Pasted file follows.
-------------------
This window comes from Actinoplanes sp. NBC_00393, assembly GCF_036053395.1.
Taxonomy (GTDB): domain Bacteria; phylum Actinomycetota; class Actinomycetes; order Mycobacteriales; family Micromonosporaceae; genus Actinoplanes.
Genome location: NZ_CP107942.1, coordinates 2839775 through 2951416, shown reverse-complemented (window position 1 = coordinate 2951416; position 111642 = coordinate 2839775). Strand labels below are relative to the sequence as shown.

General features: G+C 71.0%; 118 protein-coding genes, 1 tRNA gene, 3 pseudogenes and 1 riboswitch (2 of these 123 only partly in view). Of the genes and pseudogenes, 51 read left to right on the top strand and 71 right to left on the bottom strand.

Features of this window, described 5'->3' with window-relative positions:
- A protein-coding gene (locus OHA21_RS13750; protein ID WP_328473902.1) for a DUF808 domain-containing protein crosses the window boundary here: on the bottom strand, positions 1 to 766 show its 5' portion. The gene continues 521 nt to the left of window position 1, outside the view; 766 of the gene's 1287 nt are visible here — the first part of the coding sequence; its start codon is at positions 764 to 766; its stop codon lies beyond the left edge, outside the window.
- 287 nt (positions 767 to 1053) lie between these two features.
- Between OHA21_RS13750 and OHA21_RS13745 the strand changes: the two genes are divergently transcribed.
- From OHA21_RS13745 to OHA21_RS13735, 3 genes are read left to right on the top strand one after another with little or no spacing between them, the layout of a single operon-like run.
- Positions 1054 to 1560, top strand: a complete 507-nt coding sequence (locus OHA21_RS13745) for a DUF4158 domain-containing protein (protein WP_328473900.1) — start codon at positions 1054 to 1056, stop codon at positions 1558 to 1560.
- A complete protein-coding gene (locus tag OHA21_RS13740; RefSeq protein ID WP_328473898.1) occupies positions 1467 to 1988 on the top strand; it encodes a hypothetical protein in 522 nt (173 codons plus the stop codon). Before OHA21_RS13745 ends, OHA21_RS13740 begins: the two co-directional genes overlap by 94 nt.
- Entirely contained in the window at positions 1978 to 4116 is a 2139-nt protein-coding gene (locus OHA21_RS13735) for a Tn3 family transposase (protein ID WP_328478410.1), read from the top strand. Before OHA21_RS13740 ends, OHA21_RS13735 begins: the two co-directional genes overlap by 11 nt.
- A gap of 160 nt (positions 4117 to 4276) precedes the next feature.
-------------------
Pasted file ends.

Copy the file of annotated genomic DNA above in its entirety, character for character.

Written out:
This window comes from Actinoplanes sp. NBC_00393, assembly GCF_036053395.1.
Taxonomy (GTDB): domain Bacteria; phylum Actinomycetota; class Actinomycetes; order Mycobacteriales; family Micromonosporaceae; genus Actinoplanes.
Genome location: NZ_CP107942.1, coordinates 2839775 through 2951416, shown reverse-complemented (window position 1 = coordinate 2951416; position 111642 = coordinate 2839775). Strand labels below are relative to the sequence as shown.

General features: G+C 71.0%; 118 protein-coding genes, 1 tRNA gene, 3 pseudogenes and 1 riboswitch (2 of these 123 only partly in view). Of the genes and pseudogenes, 51 read left to right on the top strand and 71 right to left on the bottom strand.

Features of this window, described 5'->3' with window-relative positions:
- A protein-coding gene (locus OHA21_RS13750; protein ID WP_328473902.1) for a DUF808 domain-containing protein crosses the window boundary here: on the bottom strand, positions 1 to 766 show its 5' portion. The gene continues 521 nt to the left of window position 1, outside the view; 766 of the gene's 1287 nt are visible here — the first part of the coding sequence; its start codon is at positions 764 to 766; its stop codon lies beyond the left edge, outside the window.
- 287 nt (positions 767 to 1053) lie between these two features.
- Between OHA21_RS13750 and OHA21_RS13745 the strand changes: the two genes are divergently transcribed.
- From OHA21_RS13745 to OHA21_RS13735, 3 genes are read left to right on the top strand one after another with little or no spacing between them, the layout of a single operon-like run.
- Positions 1054 to 1560, top strand: a complete 507-nt coding sequence (locus OHA21_RS13745) for a DUF4158 domain-containing protein (protein WP_328473900.1) — start codon at positions 1054 to 1056, stop codon at positions 1558 to 1560.
- A complete protein-coding gene (locus tag OHA21_RS13740; RefSeq protein ID WP_328473898.1) occupies positions 1467 to 1988 on the top strand; it encodes a hypothetical protein in 522 nt (173 codons plus the stop codon). Before OHA21_RS13745 ends, OHA21_RS13740 begins: the two co-directional genes overlap by 94 nt.
- Entirely contained in the window at positions 1978 to 4116 is a 2139-nt protein-coding gene (locus OHA21_RS13735) for a Tn3 family transposase (protein ID WP_328478410.1), read from the top strand. Before OHA21_RS13740 ends, OHA21_RS13735 begins: the two co-directional genes overlap by 11 nt.
- A gap of 160 nt (positions 4117 to 4276) precedes the next feature.